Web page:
What Zïlon’s death tells us about how we treat artists while they’re alive

Montreal street artist Raymond Pilon, known as Zïlon, used to joke that people would only remember him and his work once he died, says Dorian Verdier, the founder of L’Original art gallery.

“And it happened for real, so Zïlon was unfortunately right,” he says.

The passing of the man dubbed by some as the “godfather” of street art in Canada was announced Saturday morning by the Beauchamp Art Gallery, which worked closely with Zïlon. 

Verdier says it’s ironic that, while Montreal has earned an international reputation because of its murals, the artist that started it all was struggling to receive recognition.

“He was the first one to bring back to Canada that movement of street art and pop culture,” the owner of Beauchamp Art Gallery, Vincent Beauchamp, said in an interview. 

According to him, it was almost impossible to miss Zïlon’s artist tag — a spray painted “Z” — if you frequented Montreal’s bars in the 1970s, when Zïlon first started adorning the city’s streets with punk art.

Montreal muralist Zilon standing in front of one of his murals. The words
Zïlon is considered by some as one of the first to bring the movement of street art to Montreal. (Stéphanie Allaire)

For sound engineer Reid Caulfield, Zïlon’s figures and style were so intrinsic to the Montreal experience that he decided to pitch a feature-length documentary film about the artist, back in 2010, when he was pursuing a career as a filmmaker. Caulfield was able to follow the artist with a camera for about four days.

He says he remembers how Zïlon felt about his place in the artistic community. 

“What was weighing down on Zïlon was he felt he had never been treated fairly by the art establishment,” says Caulfield.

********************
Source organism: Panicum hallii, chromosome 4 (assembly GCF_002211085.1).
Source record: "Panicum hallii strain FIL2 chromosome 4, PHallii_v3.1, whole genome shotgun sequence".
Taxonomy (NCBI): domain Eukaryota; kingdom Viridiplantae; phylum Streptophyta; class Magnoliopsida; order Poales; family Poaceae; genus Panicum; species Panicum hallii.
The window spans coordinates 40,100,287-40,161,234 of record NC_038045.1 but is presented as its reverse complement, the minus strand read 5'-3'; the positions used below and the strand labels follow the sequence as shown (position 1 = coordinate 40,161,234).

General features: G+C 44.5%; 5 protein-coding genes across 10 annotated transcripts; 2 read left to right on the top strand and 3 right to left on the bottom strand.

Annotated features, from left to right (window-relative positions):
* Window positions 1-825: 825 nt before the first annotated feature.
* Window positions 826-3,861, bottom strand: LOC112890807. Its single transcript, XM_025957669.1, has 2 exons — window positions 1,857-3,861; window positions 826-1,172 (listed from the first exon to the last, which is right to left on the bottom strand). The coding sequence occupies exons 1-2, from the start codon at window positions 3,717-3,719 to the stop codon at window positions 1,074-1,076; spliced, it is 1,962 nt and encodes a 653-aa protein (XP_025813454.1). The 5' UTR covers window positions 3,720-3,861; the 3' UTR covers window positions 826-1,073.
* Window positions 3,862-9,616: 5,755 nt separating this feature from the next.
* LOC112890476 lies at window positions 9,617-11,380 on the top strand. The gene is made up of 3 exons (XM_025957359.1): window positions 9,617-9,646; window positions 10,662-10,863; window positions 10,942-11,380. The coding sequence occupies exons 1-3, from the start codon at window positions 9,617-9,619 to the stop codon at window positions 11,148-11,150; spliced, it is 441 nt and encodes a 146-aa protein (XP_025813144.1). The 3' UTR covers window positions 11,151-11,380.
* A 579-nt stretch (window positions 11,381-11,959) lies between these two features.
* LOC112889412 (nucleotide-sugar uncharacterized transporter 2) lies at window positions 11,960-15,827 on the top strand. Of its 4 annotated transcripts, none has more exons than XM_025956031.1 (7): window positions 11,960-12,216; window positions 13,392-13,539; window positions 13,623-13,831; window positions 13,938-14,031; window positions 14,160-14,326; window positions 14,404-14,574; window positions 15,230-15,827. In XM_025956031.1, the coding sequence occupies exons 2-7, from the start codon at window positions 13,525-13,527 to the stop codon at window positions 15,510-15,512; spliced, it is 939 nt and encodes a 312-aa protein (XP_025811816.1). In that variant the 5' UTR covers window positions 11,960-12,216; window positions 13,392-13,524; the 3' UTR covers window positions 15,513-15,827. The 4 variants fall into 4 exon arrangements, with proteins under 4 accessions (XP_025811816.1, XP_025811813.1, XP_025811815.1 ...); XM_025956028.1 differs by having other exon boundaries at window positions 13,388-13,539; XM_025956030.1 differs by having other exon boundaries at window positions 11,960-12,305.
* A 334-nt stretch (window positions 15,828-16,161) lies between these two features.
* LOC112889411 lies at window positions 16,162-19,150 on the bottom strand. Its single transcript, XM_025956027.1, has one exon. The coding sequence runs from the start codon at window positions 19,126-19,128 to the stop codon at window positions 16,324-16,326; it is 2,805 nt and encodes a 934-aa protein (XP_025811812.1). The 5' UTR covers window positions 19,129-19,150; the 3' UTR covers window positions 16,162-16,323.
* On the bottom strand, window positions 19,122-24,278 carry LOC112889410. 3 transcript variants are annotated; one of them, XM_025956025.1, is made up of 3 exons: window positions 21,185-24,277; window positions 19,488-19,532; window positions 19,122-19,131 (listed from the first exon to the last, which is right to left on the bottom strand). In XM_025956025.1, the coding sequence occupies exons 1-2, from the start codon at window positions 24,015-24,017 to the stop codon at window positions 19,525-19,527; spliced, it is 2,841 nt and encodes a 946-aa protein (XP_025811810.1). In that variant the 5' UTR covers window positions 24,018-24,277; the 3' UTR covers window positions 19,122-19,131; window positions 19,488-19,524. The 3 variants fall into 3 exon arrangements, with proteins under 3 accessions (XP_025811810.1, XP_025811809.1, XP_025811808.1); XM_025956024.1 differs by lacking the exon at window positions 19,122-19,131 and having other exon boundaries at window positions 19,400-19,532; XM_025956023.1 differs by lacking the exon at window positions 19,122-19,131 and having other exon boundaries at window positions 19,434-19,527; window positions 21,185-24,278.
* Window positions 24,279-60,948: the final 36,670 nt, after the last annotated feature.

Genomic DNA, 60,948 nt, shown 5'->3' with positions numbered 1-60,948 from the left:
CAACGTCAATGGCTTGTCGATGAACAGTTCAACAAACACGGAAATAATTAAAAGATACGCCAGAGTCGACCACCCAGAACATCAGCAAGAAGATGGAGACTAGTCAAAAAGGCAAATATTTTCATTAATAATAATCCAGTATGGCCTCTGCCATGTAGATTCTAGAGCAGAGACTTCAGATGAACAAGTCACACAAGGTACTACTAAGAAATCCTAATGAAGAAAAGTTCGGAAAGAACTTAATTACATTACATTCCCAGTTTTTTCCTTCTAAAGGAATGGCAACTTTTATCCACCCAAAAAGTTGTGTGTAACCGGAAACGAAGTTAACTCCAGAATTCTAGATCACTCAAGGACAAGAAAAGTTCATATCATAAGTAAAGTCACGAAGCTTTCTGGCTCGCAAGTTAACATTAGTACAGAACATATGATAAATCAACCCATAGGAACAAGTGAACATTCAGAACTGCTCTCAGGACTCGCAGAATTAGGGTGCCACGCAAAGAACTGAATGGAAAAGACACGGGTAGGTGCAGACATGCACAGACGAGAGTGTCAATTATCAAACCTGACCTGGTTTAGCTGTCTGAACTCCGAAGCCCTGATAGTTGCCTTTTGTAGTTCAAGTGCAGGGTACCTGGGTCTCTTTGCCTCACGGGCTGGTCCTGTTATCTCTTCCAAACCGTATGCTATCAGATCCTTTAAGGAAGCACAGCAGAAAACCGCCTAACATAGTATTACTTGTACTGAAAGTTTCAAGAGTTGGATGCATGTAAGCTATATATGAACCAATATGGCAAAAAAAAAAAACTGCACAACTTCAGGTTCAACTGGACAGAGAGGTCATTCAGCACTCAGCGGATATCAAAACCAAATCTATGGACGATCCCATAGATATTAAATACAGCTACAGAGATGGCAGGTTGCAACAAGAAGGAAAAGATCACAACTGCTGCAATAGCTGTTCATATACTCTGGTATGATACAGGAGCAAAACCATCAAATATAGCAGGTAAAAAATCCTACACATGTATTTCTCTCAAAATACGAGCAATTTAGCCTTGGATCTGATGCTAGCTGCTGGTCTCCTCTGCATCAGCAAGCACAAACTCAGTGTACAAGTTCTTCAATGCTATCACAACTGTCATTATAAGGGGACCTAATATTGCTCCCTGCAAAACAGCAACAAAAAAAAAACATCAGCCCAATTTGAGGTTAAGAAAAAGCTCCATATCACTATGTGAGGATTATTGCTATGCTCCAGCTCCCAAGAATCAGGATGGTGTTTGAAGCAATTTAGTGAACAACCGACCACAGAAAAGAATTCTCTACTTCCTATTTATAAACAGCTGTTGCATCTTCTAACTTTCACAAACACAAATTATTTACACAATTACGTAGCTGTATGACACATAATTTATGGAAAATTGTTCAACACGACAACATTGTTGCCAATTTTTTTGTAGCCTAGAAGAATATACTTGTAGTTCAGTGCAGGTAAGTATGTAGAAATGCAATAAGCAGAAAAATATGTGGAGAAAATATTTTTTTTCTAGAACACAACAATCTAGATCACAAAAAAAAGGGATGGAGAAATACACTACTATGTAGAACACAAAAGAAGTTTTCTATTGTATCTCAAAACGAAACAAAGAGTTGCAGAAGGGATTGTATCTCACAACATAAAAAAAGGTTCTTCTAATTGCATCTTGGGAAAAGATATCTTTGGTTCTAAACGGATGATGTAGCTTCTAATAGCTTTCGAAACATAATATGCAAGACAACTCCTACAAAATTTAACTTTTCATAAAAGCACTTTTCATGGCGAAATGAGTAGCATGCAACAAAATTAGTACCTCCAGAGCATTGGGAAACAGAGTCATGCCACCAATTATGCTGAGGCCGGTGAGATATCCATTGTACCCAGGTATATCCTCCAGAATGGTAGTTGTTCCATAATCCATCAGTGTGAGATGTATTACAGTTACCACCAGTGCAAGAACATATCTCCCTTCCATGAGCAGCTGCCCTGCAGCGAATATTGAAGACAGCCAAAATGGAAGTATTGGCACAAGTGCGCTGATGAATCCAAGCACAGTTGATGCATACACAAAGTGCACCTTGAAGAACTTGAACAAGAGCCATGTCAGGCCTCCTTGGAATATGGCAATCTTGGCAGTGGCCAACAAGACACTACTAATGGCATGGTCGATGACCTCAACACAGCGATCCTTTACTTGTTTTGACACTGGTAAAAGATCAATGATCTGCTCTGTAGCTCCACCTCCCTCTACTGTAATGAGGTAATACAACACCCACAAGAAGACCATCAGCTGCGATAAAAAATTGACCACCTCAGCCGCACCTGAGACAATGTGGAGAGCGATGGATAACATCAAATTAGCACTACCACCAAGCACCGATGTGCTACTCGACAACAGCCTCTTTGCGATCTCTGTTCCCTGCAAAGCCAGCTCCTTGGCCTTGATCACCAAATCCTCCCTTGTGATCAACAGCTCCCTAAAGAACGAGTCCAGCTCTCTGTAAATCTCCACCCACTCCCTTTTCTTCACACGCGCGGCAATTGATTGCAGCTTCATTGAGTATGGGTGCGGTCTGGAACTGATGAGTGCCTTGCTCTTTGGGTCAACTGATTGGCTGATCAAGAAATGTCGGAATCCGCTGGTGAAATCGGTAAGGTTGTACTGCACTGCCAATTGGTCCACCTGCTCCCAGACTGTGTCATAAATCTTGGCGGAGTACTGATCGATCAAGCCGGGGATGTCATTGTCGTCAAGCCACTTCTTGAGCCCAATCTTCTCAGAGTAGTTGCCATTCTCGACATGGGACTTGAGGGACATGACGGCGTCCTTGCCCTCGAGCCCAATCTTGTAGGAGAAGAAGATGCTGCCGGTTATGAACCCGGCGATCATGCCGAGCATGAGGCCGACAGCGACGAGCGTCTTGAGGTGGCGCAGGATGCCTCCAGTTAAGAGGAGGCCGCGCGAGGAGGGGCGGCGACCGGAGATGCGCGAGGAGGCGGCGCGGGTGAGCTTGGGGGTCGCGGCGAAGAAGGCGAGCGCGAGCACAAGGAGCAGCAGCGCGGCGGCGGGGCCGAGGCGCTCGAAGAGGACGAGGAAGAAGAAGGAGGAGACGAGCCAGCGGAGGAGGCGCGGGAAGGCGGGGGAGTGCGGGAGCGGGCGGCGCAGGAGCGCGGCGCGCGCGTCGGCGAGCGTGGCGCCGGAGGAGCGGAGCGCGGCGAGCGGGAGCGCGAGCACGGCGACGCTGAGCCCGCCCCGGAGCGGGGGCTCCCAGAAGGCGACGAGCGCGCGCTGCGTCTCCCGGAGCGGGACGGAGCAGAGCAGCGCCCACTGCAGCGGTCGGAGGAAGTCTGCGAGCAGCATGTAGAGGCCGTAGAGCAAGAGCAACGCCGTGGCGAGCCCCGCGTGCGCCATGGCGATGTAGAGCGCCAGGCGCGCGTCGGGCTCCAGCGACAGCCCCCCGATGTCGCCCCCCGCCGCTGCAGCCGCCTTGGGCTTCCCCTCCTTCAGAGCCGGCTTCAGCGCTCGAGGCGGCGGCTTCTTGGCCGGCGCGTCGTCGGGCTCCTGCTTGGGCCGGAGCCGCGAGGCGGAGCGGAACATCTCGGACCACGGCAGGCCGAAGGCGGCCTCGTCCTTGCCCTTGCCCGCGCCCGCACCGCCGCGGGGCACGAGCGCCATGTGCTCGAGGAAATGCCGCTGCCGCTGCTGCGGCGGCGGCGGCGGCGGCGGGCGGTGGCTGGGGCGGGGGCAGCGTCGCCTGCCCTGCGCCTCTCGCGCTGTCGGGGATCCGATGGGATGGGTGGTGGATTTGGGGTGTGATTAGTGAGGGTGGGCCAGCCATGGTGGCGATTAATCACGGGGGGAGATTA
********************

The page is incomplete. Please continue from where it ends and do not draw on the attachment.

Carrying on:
With more than 30 hours of footage, Caulfield put together a promo video for Zïlon and his publicist and a 10-minute piece which he used as a proof of concept for his pitch.

But, he never secured the funding for the film and the project was shelved.

Hand-painted BMW by Zilon
Being a multidisciplinary artist, Zïlon used all kinds of different canvases such as this BMW vehicle for his art. (Submitted by Zilon)

Over the years, Zïlon participated in major events in many cities, including London and New York. 

In 2014, he painted the backdrop for a Givenchy (a fashion brand) launch in Paris. That same year, his mural Dépanneur Peur fermé 24 sur 24 in the Plateau neighbourhood was featured in Montreal’s Mural Festival.

Not even a decade later, that mural barely peaks through layers upon layers of paint added on by other street artists over the years.

Verdier says it’s a shame.

“I think it’s important to keep, for as long as we can, the city of Montreal as a living museum,” he says.

He adds that it’s important to give artists the recognition they deserve while they’re alive and value their work so that they can actually earn a living.

“There are many Montreal art shows for free, you can meet them in person, you can see their works, you can connect with the meaning they wanted to show,” he says. 

WATCH | Zïlon through Caulfield’s lens: 

Zïlon takes on Montreal

17 hours ago

Duration 0:56

Then-filmmaker Reid Caulfield followed Zïlon with a camera in Montreal for four days in 2010.

Beauchamp says that in many ways Zïlon’s legacy is carried by today’s street artists keeping the movement alive.

“Don’t do things to be cute,” he tells them.

“[Zïlon] created a body of work that is not for everybody ….It’s not meant to please people, it was meant to say something.”

And that, according to Beauchamp, is exactly what street art should be about. 

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